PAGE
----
Log on to Europe Today

Travel bargains from 1st Online Travel
International flights, best prices
Hotels in Europe and world wide
Car rental, info and reservations
Holiday cottages, villas and resorts
European tourist information

Free Travel Update
Travel contest

Calling card

EUROPE TODAY International flights, best pricesHotels in Europe and world wideCar rental, info and reservations FIND Exact Match

German bannerWelcome to Germany Today


BrandenburgBerlinThe Free State of Saxony

The legacy of Frederick II. The state of Brandenburg encircles the German capital. Just outside Berlin lies the state capital of Potsdam (140,000), venue of the Potsdam Conference where, in the summer of 1945, the leaders of the United States, the United Kingdom and the Soviet Union took decisions which greatly affected the future of conquered Germany. Potsdam had been deliberately chosen for the conference because of its close association with Prussian-German history, King Frederick II (1712-1786) having made it his residence. Frederick's architectural masterpieces in Potsdam, especially those in the beautiful park of Sanssouci, outlived Prussia's existence as a state. It was there that the enlightened monarch held philosophical discussions with his friends, who included Voltaire (1694-1778). And there he also received other famous guests such as Johann Sebastian Bach (1685-1750).

Dutchmen and Huguenots. For a long time thinly populated Brandenburg remained economically underdeveloped. In order to rectify this situation its rulers opened the borders to large numbers of foreigners in the 17th and 18th centuries.

Dutch immigrants as well as Protestants who had been expelled from France and Bohemia brought their knowledge and skills and played a major part in the region's advancement. We are still reminded of this by such names as the 'Dutch Quarter' and the 'French Church' in Potsdam.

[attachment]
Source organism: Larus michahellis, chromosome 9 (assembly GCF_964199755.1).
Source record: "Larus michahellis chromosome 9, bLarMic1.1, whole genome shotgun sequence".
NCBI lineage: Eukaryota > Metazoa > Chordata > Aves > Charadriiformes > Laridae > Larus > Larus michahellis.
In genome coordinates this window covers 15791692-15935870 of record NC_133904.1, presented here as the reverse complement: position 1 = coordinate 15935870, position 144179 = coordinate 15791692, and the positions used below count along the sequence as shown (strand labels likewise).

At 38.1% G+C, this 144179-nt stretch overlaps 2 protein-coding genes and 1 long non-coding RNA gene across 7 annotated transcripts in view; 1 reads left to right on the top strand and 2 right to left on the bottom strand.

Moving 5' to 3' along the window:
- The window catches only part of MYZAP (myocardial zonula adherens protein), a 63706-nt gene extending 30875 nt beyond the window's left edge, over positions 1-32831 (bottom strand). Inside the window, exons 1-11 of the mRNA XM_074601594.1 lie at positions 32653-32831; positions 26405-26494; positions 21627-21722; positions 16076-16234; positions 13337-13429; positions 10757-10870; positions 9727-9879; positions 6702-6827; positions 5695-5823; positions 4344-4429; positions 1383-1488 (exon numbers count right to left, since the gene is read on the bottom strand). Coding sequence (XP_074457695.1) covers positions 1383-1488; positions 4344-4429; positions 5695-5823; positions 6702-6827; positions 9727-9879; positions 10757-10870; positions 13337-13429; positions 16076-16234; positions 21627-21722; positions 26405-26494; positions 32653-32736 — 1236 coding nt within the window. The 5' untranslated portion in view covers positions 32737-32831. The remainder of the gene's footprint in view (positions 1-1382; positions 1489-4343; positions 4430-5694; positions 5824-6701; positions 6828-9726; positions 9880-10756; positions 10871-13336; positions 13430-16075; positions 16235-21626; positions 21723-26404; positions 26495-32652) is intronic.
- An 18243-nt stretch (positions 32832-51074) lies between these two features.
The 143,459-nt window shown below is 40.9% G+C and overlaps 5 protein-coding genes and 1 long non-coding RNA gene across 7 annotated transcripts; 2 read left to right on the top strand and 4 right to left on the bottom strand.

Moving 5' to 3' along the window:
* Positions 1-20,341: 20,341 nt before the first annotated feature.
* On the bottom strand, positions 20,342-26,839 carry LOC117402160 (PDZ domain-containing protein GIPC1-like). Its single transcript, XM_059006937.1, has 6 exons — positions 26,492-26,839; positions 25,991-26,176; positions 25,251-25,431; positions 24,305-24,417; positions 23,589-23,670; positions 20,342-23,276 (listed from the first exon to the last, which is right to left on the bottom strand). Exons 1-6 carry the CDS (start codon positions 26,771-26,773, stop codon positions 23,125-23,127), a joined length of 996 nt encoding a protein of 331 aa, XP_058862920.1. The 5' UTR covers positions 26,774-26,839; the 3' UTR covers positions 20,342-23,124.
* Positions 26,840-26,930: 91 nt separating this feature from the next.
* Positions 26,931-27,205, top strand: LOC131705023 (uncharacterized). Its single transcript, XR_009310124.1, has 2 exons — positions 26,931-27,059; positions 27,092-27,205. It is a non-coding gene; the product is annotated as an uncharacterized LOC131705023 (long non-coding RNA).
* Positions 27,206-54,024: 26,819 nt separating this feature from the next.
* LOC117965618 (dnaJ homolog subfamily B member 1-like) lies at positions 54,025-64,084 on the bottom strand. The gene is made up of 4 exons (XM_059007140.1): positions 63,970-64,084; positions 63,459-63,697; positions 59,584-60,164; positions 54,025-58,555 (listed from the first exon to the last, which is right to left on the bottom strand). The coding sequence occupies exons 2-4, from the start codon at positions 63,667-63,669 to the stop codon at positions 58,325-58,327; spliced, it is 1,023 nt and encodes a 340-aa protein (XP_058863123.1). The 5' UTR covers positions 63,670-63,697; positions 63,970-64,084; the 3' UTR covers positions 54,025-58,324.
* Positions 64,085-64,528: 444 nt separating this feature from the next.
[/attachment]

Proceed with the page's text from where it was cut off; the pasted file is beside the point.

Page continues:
The countryside around Berlin has been impressively described by Theodor Fontane (1819-1898), a descendant of French Huguenots, in his famous 'Walks in the March of Brandenburg'.

Brandenburg is the largest of the new German states. Agriculture and forestry are important branches of the economy. Thirty-five per cent of the total area is forest (mainly fir). This region grows rye and wheat, oilseed, potatoes and sugarbeet and, in a belt around Berlin and in the Oderbruch near Frankfurt on the Oder, fruit and vegetables. The industrial centres are around Eisenhuttenstadt (steel) and Cottbus, where the lignite mines provide the raw materials for the chemical industry and energy. 23.6 per cent of the workforce are employed in engineering and the automotive industry. Mercedes Benz has a truck assembly works in Ludwigsfelde to the south of Berlin. The company proposes to invest one billion marks there. Frankfurt on the Oder is known for its electrical engineering and appliance construction industries. Increasing numbers of tourists are attracted to Brandenburg's rugged but none the less charming landscape of forests and lakes.

The old (1508-1811) and new (since 1991) university town of Frankfurt on the Oder acquires a new significance as a distribution port for eastern Europe now that visas are no longer required for travel between Germany and Poland. Since 1991 a German-Polish intergovernmental commission for regional and transborder cooper- ation has been promoting good-neighbourly contacts in the Euro-regions of 'Viadrina' and 'Spree-Neisse-Bobr'.

Brandenburg sees good prospects of sharing in Berlin's economic boom. There are plans for merging Brandenburg and Berlin into one federal state with Potsdam as the capital. This is the task of an inter-state commission.

Back up